- Used in an episode of Spaced when Daisy almost reveals to Marsha that she and Tim aren't a couple. Floating-head versions of Tim and Daisy appear and attempt to counsel Daisy on how to fix the problem.
- In the Rockett's World games, the player must choose to listen to one of three Floating Advice Reminders at different points in the game.
- In Pokémon, trying to use a Key Item in certain places will result in the you reminding yourself of the game's resident Pokémon Professor telling that you can't use that item there.
- The very last part of the Final Battle in Persona 3.
- In Strong Bads Cool Game for Attractive People, Episode 3: The Baddest of the Bands, whenever Bubs suggests Strong Bad could pay off his debt by working at his store rather than jumping through elaborate hoops to arrange, sabotage, and win a battle of the bands, a floating pixelated head of one of the Limozeen band members appears over his shoulder and says "Rock and Roll, Strong Bad!"
- In College Roomies from Hell!!!, April has an "imaginary floating wiser self" who dispenses sound advice to her during times of temptation. She seldom allows herself to be convinced of this wisdom.
- Appears in a few Dinosaur Comics.
- Footloose: After Daniel gave Keti some romantic advice, every time she thinks of it, a miniture Daniel appears on her shoulder
- Used straight and parodied various times in The Simpsons. A common parody is to have one of the heads have nothing to do with the topic at hand or be completely different to what the person actually said.
- A particularly neat little parody/subversion was when Homer, after eating too many spicy chiles, had a vision of a coyote telling him to find his soulmate. After a lot of fruitless searching, Homer began to get discouraged, and the coyote reappeared:
Coyote: Find your soulmate, Homer.
- Homer is tormented by multiple floating heads of Mr. Burns on his drive to work, upset because Burns can't remember his name. He stops concentrating on the road while yelling at them, and they advise him to look out while he crashes through the gate.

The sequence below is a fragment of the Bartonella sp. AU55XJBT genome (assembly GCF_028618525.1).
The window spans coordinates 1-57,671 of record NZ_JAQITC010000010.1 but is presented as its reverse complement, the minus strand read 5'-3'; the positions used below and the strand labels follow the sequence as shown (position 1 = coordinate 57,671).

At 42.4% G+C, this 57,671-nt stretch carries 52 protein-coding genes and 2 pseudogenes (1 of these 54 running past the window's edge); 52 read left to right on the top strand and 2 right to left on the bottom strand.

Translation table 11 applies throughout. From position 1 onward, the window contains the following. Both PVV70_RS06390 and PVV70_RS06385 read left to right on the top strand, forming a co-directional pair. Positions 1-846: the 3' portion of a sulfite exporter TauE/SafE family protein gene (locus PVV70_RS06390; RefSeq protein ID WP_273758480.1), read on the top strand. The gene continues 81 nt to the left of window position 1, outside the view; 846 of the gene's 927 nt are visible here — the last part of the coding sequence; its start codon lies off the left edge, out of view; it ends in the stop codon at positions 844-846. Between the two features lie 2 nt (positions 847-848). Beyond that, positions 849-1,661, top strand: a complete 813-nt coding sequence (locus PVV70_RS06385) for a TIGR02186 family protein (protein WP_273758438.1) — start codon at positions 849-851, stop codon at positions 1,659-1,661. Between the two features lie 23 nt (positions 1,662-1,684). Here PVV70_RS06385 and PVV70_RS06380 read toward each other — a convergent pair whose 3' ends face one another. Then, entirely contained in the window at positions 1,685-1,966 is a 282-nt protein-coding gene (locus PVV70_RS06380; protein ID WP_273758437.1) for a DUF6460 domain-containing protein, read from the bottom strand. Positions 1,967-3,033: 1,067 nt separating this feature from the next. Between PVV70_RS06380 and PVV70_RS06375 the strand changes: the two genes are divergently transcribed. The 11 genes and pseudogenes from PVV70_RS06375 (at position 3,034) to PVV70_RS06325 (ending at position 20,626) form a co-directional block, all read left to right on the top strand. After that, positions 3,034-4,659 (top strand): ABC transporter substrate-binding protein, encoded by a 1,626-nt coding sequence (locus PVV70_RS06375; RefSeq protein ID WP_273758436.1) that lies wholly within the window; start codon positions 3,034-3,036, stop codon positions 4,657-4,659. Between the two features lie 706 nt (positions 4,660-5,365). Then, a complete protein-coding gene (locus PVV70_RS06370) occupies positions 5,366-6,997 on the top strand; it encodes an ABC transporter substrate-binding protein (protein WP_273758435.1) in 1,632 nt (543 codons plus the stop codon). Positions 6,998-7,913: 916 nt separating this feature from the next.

Lenny: DENTAL PLAN!
- And the useless:
- And who could forget...
Mario Parody: Go ahead-a Bart, Take-a 'de Bonestorm!
- Jay Sherman appears to son Marty on an episode of The Critic, twice in one episode. In the first occasion, his floating bubble is popped by a passerby, and he's stepped on repeatedly; on the second occasion, his advice fails to help, but he spots a passing food vendor, and his head chases it in an impersonation of Pac-Man, complete with sound effects.
- This is either played with or some flavor of "-verted" in Batman: The Animated Series where Batman has been dosed with Scarecrow's gas and is tormented by a floaty-head telling him he has failed the family name. Of course, this leads directly into the well-known "I. Am. BATMAN!" scene (here), and is followed by Bruce beating up Scarecrow's mooks and rescuing a hostage. He even gets a Theme Music Power-Up!
- Played straight in Clone High when Abe is wondering whether he should continue driving in a dangerous race, or take a nap.
- Used in Futurama during the sequence which named the trope "Stuffy Old Songs About the Buttocks."
- Happens almost Once an Episode in Doug.
- Parodied in a Robot Chicken sketch that was, basically, Joey Fatone of 'N Sync in a parody of The Karate Kid. During the actual tournament, Joey is confronted by a monstrous amalgamation of Britney Spears, Christina Aguilera, Avril Lavigne, Jessica Simpson, and Ashlee Simpson. He then hallucinates the heads of the other four members of his own band... who give him entirely-irrelevant advice such as just shouting "Reaganomics!", before merging with him to make him Kaiju-sized so he can take on said monster.